Actually, we have this consortium for workers( education. It’s existed for some number of years, and that has been an ongoing program that basically will do anything to retrain or train and educate a worker or a group of workers so that they’re able to continue employment. This consortium is a consortium basically of unions, and basically, the consortium sets up programs and seeks out grants to run these programs to retrain workers. So, a number of the people from the hotel and restaurant industry were immediately sent to the CWE to do retraining. So I don’t know if you’re aware if this program exists, and it’s been a really great program.
I’m also addressing the fact that unions and the members have not approached the various city universities and other educational institutions in New York in order to try and get their members enrolled in either continuing education courses or apply for degree programs. I mean, this is a golden opportunity, if you will, for people to become educated and to get degrees that will then help them advance in their careers.
I think the unions have been doing that in an ongoing way. A part of it is, you have to be working in order for you and your family to accrue the benefits. The employer pays so many cents per hour into a benefit fund, and a part of that is being used for education.
How about financial aid packages for people who are enrolled in the program?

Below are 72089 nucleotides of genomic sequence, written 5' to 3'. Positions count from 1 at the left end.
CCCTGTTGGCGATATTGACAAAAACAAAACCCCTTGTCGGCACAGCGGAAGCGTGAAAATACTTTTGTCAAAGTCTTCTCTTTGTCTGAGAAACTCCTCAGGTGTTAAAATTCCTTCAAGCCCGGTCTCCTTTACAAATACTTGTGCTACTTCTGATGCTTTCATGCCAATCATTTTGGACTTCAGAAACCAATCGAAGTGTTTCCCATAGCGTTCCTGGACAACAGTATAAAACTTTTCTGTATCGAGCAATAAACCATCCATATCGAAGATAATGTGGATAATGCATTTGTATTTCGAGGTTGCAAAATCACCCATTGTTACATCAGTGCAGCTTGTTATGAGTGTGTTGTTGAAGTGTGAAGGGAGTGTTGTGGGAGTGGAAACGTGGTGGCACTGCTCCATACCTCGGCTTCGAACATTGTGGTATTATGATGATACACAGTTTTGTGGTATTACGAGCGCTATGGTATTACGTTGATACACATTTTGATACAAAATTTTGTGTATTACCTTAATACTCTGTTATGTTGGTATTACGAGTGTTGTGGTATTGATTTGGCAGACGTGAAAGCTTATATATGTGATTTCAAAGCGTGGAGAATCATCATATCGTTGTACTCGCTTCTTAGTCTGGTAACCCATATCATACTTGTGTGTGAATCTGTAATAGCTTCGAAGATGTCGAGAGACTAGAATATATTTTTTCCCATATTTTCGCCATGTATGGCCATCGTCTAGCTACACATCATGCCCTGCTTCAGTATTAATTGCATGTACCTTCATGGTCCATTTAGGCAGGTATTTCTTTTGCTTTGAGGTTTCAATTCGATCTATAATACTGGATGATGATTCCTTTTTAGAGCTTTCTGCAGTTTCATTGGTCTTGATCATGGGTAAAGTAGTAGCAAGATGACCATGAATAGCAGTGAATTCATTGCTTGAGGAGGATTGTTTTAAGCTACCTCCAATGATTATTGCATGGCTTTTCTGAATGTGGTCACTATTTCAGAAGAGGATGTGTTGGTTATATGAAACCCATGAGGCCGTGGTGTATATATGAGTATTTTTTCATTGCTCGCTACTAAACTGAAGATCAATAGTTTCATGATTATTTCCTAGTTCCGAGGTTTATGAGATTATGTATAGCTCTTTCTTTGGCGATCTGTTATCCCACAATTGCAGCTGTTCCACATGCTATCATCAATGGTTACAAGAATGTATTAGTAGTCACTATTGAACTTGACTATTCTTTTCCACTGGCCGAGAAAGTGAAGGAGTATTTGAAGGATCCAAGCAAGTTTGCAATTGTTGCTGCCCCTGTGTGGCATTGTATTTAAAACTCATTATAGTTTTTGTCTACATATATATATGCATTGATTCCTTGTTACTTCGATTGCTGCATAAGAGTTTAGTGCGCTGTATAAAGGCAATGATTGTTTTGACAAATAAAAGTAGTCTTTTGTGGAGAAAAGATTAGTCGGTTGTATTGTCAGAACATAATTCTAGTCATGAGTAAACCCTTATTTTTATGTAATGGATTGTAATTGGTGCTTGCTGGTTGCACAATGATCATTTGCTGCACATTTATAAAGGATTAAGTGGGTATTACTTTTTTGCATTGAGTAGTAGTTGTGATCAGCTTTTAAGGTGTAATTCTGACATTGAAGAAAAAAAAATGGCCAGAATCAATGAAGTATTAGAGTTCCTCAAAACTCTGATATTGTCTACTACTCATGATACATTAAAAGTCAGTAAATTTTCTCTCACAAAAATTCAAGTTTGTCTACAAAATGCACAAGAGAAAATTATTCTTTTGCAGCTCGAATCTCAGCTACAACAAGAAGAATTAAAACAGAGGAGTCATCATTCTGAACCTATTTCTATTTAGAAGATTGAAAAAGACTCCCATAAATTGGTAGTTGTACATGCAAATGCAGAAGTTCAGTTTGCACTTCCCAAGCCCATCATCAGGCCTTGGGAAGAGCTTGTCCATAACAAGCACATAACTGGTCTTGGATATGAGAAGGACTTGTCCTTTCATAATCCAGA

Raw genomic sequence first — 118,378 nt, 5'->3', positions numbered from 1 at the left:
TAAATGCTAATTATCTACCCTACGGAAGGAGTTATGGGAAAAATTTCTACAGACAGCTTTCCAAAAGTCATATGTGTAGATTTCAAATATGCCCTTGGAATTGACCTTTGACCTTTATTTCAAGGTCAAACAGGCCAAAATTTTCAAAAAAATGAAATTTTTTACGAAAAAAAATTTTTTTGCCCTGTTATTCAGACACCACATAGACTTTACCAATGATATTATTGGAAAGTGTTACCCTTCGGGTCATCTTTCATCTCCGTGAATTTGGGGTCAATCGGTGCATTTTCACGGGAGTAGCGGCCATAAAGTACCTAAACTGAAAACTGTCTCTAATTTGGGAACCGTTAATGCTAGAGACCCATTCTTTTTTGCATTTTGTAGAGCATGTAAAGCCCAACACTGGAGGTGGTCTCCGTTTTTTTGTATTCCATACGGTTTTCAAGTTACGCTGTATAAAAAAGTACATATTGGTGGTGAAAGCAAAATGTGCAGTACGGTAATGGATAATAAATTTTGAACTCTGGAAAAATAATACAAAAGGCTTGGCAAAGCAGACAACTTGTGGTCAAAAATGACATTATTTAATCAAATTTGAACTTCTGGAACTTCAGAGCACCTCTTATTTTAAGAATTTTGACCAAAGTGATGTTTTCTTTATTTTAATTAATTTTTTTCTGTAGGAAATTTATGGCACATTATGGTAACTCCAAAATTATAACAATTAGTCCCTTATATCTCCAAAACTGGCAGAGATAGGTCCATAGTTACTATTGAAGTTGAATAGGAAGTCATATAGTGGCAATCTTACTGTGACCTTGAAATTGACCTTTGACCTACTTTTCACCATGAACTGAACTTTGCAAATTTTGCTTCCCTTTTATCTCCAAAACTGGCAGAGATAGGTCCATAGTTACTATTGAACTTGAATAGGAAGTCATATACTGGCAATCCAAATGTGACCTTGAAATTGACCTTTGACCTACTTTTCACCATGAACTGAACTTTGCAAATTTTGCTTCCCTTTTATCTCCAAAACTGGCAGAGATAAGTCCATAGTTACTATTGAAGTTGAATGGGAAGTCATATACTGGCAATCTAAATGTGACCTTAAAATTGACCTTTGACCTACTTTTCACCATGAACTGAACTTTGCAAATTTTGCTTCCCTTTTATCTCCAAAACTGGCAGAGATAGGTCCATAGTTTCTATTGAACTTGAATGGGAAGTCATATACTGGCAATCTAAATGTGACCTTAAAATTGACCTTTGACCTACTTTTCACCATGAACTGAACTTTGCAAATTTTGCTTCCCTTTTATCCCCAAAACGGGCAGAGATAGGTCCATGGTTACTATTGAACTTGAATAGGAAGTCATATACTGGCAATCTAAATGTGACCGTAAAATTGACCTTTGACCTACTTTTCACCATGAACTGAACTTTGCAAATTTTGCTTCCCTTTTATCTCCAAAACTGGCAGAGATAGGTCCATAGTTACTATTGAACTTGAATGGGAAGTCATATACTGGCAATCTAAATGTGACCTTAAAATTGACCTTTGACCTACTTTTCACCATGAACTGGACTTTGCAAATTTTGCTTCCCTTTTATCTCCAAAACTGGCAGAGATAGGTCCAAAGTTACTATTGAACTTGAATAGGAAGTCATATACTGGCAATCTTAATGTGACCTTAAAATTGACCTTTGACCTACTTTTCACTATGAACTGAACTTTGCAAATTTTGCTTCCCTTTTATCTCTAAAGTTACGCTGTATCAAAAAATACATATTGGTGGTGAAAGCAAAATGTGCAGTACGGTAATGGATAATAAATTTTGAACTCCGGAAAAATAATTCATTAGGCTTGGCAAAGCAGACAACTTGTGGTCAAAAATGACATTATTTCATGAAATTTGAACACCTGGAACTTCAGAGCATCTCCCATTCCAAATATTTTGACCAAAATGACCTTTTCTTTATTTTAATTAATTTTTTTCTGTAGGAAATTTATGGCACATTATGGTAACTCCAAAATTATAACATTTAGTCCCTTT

That’s a good point, and we can raise that. But the other part...see, there isn’t all that much money being made available. There are many…okay, see, one of the things that we’ve been screwing around here, when we talk about immigration, we’re haven’t really talked about race. Because it’s not all immigrants that are being discriminated against. I mean, historically and even now, in the U.S. And, you know, part of it is institutional and systematic. I mean, how many black firemen has anybody seen? And a lot of the money that is being raised for this relief fund goes to the widows’ and orphans’ fund for firemen and policemen. But how many funds are there available for dishwashers, really? Our union is involved in one. The Windows of the World, Windows of Hope is, part of that money is for restaurant workers. But actually, the way the relief money is being distributed is a big issue. Not a lot of it is going to immigrant workers, a lot of whom were displaced and who lost family members at the World Trade Center. So that is a big issue. Because I know a brother, who’s very close to me, who lost his job the second time when his hotel got blown up, who’s received very, very little money, and in order for - FEMA won’t give him any money. So basically, he feels that he has to go around hat in hand, finding a list of agencies, and basically begging them for say, a month abatement of rent here, some food stamps there. So I think that, if you want me to acknowledge that there is tremendous amounts of money coming in for the relief effort, I will acknowledge that. My problem is how it’s being distributed.